Is China-UK cooperation in conflict prevention feasible? The concept of China-UK partnership in conflict prevention is not new. The governments of China and the UK have been discussing the idea for a few years. They officially agreed to work together to prevent conflict in 2011 as part of a development partnership between the UK Department for International Development and China’s Ministry of Commerce. This partnership was renewed in October 2015, when the two countries agreed to work together towards the achievement of the Sustainable Development Goals.

There is now a window of opportunity for cooperation, as both countries are keen to develop their policies on peace and security. This is particularly true for China. Whilst Chinese engagement in conflict prevention tends to be ad hoc and reactive, there are clear incentives for China to play a greater role and evidence to suggest that it is already beginning to be more proactive, as demonstrated in South Sudan where China has been mediating rival factions.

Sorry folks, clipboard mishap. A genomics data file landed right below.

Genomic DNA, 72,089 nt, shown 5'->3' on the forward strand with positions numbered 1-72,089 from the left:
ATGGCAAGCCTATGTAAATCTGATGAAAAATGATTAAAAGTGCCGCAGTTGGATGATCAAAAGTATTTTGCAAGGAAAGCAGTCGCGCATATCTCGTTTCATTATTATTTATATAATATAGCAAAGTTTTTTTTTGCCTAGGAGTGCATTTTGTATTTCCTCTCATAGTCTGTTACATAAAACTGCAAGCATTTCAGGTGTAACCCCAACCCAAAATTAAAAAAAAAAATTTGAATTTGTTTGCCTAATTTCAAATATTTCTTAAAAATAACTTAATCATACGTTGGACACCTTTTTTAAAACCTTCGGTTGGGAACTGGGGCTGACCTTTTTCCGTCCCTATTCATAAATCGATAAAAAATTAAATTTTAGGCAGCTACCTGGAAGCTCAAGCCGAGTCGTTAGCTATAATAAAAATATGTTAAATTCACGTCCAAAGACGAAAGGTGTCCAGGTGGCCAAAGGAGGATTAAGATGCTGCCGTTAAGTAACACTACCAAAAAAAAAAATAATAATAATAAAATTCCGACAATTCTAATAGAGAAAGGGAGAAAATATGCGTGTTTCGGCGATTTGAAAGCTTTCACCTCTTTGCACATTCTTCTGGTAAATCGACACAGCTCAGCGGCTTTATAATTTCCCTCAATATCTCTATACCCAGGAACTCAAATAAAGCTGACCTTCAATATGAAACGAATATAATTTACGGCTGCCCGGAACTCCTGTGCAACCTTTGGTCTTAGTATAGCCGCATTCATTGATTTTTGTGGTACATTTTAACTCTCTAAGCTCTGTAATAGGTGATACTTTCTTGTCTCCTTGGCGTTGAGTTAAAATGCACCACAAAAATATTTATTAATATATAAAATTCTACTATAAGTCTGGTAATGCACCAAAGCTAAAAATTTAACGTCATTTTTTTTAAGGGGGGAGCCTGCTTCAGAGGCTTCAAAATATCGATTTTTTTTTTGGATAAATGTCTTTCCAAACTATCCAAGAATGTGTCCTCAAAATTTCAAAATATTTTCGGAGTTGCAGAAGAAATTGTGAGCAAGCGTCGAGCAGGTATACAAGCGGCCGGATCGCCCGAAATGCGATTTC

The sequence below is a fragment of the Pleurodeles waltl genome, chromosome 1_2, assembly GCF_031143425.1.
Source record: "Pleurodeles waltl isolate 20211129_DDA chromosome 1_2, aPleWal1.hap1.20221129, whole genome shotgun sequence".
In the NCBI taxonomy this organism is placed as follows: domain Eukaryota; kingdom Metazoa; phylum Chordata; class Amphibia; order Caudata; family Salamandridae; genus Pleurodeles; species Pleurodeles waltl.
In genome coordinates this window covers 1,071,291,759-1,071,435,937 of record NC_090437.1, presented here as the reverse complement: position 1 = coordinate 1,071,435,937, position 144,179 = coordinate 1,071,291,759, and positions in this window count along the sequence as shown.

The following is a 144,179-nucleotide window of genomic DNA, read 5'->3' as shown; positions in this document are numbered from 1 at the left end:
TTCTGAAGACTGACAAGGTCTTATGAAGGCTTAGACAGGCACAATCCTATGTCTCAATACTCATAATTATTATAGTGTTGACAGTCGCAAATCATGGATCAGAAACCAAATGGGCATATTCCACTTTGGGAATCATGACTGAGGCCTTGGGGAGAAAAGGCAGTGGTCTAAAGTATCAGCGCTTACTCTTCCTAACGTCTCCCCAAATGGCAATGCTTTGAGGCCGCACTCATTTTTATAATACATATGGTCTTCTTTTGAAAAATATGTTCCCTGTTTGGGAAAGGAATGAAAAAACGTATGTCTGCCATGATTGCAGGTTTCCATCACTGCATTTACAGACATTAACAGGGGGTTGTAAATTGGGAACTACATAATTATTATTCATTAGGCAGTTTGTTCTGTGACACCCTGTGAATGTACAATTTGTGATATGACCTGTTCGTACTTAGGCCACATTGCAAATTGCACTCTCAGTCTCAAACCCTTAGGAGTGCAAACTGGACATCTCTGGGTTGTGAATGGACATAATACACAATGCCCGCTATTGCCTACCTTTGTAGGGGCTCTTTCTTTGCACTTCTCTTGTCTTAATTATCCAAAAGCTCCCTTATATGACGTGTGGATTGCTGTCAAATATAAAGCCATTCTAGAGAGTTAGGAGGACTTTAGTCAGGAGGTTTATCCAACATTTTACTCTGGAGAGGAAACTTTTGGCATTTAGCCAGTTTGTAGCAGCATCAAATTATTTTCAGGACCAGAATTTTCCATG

What struck me during the seminar was the fluidity of attitudes to the principle of non-interference amongst Chinese participants. Whilst adherence to the principle of non-interference is emphasised at the official level as the cornerstone of Chinese foreign policy, speakers recognised that the Chinese government should intervene, where legal, appropriate, and mandated by the UN Security Council, as part of its responsibilities to the international community. Discussion revolved around the theory of ‘creative involvement’, which explains how and why Chinese foreign policy is becoming more proactive. However, refreshingly, speakers recognised the need to move beyond endless theoretical debates and the dogmatic interpretation of non-interference. It was suggested that instead China should design a new policy, or laws and regulations, to support its increasing role in conflict prevention. Another speaker suggested that China should overcome the “fear of failure” which has led to the current scenario where it will only intervene when it can see a guaranteed positive end point. It is changes such as these which suggest increasing convergence of Chinese and UK approaches to conflict prevention, making the two countries better placed to engage in meaningful cooperation.